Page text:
Hands-On: The Last Worker Shows Incredible Promise On Oculus Quest


This upcoming narrative-driven VR game proves it’s one to watch out for at the Venice Film Festival. Read on for our The Last Worker preview!

The Last Worker stands apart from everything else in competition for this year’s Venice VR efforts. Unlike the many short films and experiences it’s battling against, this is just a taster of a wider narrative – more of an E3 demo than a finished whole. I don’t envy the judges that have to weigh this slice up against heavy hitters like the Tilda Swinton-narrated Goliath but, for what it’s worth, I think The Last Worker would get my vote.

The Last Worker Preview: Trailer

Precious little has been shared about this joint effort from Oiffy and Wolf & Wood outside of an ominous trailer and yesterday’s reveal of a voice cast that includes Jason Isaacs. And, while it’s still hard to pin down exactly what The Last Worker is, the demo peels back just a few layers of the overall package. You’re Kurt (Ólafur Darri Ólafsson), a world-weary, long-serving worker for the Jungle corporation, which is an enormous and largely autonomous delivery outfit (and no, the real-life inspiration isn’t exactly ambiguous). When we open, it doesn’t look like things are going too well for our hero. To be specific, he’s rampaging through what looks like a warehouse in a giant mech, swatting drones and punching through walls. Not your average day at the office, then.

It’s a real record scratch “Yup, that’s me” moment before we’re whisked off to another segment that seems to form the bulk of the game. Here, Kurt meets a faulty Jungle companion bot, Skew (Isaacs), that insists on taking him through the first-day tutorial to operate the hovering craft he commandeers, even though it’s clear Kurt has been on the job a little too long.

That’s a whirlwind overview, but there’s a lot of elements within these 10 minutes that make The Last Worker one to watch in 2022. The game has an assured confidence to its storytelling and a high level of production that feels rare in VR right now. For starters, it straight up looks better than most games I’ve played on Oculus Quest (it’s coming to SteamVR and flatscreen too), even if that’s down to its handpainted art direction. It allows the teams to get far more out of the visuals than we’re used to seeing on Quest, from the exaggerated wrinkles lining Kurt’s forehead to the tiny details decorating his craft and making it feel like a real, lived-in vehicle.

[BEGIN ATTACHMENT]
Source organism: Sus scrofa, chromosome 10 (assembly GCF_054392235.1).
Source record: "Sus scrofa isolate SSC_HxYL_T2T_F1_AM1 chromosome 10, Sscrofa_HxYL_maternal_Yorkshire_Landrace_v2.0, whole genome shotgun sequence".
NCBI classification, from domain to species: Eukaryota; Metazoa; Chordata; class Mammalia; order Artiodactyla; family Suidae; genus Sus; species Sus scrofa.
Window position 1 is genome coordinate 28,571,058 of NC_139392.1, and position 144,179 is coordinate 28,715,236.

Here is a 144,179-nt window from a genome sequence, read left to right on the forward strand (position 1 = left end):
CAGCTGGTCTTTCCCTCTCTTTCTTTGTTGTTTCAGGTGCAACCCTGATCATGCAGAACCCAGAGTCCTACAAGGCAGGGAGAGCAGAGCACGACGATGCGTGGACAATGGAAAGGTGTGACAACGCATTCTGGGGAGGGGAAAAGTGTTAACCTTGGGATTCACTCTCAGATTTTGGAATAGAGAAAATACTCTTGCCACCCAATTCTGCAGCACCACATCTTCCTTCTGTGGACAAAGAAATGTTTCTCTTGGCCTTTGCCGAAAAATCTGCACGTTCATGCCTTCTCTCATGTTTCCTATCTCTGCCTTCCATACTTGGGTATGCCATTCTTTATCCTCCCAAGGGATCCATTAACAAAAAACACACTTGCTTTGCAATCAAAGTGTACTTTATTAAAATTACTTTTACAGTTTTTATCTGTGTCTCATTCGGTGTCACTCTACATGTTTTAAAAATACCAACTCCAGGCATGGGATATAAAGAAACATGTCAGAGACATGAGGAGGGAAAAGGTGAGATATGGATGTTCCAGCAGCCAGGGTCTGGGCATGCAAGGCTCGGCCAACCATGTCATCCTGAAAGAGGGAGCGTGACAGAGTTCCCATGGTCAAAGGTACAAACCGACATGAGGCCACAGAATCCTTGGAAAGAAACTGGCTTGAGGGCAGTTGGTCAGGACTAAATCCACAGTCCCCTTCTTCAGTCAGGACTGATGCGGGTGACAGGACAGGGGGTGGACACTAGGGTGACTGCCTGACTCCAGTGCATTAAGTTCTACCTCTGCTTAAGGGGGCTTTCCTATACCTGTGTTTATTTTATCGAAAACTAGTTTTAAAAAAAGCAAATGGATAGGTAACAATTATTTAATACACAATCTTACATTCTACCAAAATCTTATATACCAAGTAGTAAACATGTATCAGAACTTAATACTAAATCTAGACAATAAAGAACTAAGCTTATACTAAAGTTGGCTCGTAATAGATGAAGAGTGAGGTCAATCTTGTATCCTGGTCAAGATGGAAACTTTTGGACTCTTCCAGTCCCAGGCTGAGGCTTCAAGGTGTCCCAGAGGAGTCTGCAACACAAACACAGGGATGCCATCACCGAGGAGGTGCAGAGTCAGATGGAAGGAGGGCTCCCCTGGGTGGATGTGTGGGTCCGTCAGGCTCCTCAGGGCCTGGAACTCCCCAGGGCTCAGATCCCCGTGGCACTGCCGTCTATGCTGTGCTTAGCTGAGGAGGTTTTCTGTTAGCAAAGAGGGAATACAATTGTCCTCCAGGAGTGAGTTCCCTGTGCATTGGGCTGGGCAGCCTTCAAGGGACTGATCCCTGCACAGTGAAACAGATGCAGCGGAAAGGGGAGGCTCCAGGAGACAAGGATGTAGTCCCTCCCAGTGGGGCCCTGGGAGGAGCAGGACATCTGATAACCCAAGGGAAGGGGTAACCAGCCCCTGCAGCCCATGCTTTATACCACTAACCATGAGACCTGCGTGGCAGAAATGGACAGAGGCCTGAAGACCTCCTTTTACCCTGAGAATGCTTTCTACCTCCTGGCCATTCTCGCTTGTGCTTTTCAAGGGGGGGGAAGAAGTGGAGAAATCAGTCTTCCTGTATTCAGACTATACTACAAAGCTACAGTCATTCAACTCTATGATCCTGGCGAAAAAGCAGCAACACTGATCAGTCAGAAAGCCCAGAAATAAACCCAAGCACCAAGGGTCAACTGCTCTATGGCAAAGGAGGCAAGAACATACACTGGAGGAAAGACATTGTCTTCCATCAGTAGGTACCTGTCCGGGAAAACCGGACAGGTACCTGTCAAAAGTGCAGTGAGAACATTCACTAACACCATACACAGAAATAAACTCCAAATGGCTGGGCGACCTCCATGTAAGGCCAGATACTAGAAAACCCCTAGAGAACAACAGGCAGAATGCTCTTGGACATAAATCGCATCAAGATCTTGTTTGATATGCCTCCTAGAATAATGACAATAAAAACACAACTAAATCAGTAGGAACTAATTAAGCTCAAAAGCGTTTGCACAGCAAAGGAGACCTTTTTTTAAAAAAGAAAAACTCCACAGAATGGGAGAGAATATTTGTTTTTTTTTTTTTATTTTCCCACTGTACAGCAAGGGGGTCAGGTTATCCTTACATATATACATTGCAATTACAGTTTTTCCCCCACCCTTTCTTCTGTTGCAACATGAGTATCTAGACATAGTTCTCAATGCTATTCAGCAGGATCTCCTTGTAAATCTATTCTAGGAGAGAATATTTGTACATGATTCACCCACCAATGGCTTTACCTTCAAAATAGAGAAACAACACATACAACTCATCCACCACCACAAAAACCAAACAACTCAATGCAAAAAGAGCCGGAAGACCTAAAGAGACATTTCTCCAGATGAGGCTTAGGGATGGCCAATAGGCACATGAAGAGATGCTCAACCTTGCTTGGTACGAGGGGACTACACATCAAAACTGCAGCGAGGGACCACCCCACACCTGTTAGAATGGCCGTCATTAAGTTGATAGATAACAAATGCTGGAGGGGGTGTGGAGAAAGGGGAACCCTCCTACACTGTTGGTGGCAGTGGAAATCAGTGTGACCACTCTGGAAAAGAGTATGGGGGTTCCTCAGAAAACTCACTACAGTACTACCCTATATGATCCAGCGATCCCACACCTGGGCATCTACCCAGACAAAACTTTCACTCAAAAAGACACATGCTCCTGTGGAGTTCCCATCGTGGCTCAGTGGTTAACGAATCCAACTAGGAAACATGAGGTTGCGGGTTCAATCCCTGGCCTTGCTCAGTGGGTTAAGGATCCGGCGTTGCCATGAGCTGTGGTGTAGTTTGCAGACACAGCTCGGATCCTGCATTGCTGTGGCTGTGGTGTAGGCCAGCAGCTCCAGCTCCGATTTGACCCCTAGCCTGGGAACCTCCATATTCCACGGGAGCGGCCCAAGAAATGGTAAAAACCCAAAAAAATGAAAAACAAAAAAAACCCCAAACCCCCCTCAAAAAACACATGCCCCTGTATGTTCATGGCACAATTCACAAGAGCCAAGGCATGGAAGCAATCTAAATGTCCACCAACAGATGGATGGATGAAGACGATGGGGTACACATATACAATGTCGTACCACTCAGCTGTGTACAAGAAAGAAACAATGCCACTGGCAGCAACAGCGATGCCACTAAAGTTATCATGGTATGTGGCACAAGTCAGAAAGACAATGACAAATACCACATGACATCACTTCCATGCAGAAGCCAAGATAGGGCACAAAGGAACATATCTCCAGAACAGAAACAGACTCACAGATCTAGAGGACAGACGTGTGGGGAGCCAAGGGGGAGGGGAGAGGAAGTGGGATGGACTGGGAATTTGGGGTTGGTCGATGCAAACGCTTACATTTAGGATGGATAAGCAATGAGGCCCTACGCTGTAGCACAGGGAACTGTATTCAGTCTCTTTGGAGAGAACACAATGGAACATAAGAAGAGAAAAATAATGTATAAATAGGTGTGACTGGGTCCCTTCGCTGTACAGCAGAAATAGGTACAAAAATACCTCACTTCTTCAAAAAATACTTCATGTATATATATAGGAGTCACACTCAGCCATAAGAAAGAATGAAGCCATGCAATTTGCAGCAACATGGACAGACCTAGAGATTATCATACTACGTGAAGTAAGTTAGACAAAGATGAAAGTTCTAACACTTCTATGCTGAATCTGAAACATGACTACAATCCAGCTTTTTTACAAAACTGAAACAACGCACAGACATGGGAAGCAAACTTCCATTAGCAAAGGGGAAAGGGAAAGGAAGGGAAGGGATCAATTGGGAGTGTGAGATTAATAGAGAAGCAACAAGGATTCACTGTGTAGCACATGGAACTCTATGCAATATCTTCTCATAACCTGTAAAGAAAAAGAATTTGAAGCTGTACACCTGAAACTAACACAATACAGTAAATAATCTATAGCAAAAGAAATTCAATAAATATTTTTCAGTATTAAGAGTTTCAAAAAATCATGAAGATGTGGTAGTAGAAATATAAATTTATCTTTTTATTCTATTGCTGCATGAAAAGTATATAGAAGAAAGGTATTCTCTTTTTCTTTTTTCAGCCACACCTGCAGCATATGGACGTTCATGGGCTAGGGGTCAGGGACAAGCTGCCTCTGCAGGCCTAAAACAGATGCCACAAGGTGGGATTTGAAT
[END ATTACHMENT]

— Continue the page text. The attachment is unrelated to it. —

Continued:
It helps, too, that the game’s design is incredibly immersive. Controlling the craft from a seated perspective can be a little nausea-inducing (I had to turn the comfort settings to moderate), but helped me move through the environment convincingly, and the lonely halls of the Jungle depot provide great moments of awe-inspiring scale. Mostly, though, I’m interested to see where writer/director Jörg Tittel takes the game’s story. We’re only given hints, but The Last Worker seems to have the makings of something memorable, unafraid to switch up perspectives and deliver narrative sequences in new and unexpected ways that are unique to VR and all from inside a world I’m genuinely curious to explore.

I’m more cautious as to how The Last Worker will work as a game, though. The opening action segment, in which a weaponized mech mimics your arm movements, definitely works well but overstays its welcome after a few minutes. The second segment, meanwhile, doesn’t give much of a sense of what you’ll ‘do’ in the game. Controlling the crafts feels immersive and convincing, but will most of the game simply be about following Skew? Or are there more elements to it?

A lot of strands to follow, then, making it tough to say anything too definitive about The Last Worker as it stands. But the game’s decisive focus on narrative and immersion, mixed with top-notch production have me hopeful that the developers have something special on their hands. We’ll have to wait until next year to find out for sure.

The Last Worker arrives in 2022 for Oculus Quest, PC VR and flatscreen devices. What did you make of our The Last Worker preview? Let us know in the comments below!

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